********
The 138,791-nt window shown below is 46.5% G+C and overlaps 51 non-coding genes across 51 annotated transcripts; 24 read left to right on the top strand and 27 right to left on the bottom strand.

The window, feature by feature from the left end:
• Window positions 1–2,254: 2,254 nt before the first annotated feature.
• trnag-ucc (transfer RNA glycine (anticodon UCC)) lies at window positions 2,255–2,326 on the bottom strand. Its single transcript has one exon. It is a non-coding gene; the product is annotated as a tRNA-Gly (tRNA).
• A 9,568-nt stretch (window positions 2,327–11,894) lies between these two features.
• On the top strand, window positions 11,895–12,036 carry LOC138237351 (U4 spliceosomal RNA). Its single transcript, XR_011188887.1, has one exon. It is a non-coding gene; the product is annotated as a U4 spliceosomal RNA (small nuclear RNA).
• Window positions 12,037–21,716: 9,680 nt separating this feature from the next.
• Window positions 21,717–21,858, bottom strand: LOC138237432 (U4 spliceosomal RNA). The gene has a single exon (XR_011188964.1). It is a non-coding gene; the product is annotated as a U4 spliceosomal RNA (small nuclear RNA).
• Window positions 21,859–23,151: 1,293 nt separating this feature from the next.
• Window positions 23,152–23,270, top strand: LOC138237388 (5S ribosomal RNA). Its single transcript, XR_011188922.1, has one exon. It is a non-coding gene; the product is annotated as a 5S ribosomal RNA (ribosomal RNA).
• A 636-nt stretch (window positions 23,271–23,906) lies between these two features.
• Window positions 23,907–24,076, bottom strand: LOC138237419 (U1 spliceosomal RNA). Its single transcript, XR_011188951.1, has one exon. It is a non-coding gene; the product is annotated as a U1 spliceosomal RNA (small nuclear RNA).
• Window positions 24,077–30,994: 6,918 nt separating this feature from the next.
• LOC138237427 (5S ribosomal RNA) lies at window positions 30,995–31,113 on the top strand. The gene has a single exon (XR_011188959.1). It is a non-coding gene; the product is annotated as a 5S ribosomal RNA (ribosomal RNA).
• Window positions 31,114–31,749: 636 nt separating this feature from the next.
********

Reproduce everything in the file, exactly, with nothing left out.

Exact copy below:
The 138,791-nt window shown below is 46.5% G+C and overlaps 51 non-coding genes across 51 annotated transcripts; 24 read left to right on the top strand and 27 right to left on the bottom strand.

The window, feature by feature from the left end:
• Window positions 1–2,254: 2,254 nt before the first annotated feature.
• trnag-ucc (transfer RNA glycine (anticodon UCC)) lies at window positions 2,255–2,326 on the bottom strand. Its single transcript has one exon. It is a non-coding gene; the product is annotated as a tRNA-Gly (tRNA).
• A 9,568-nt stretch (window positions 2,327–11,894) lies between these two features.
• On the top strand, window positions 11,895–12,036 carry LOC138237351 (U4 spliceosomal RNA). Its single transcript, XR_011188887.1, has one exon. It is a non-coding gene; the product is annotated as a U4 spliceosomal RNA (small nuclear RNA).
• Window positions 12,037–21,716: 9,680 nt separating this feature from the next.
• Window positions 21,717–21,858, bottom strand: LOC138237432 (U4 spliceosomal RNA). The gene has a single exon (XR_011188964.1). It is a non-coding gene; the product is annotated as a U4 spliceosomal RNA (small nuclear RNA).
• Window positions 21,859–23,151: 1,293 nt separating this feature from the next.
• Window positions 23,152–23,270, top strand: LOC138237388 (5S ribosomal RNA). Its single transcript, XR_011188922.1, has one exon. It is a non-coding gene; the product is annotated as a 5S ribosomal RNA (ribosomal RNA).
• A 636-nt stretch (window positions 23,271–23,906) lies between these two features.
• Window positions 23,907–24,076, bottom strand: LOC138237419 (U1 spliceosomal RNA). Its single transcript, XR_011188951.1, has one exon. It is a non-coding gene; the product is annotated as a U1 spliceosomal RNA (small nuclear RNA).
• Window positions 24,077–30,994: 6,918 nt separating this feature from the next.
• LOC138237427 (5S ribosomal RNA) lies at window positions 30,995–31,113 on the top strand. The gene has a single exon (XR_011188959.1). It is a non-coding gene; the product is annotated as a 5S ribosomal RNA (ribosomal RNA).
• Window positions 31,114–31,749: 636 nt separating this feature from the next.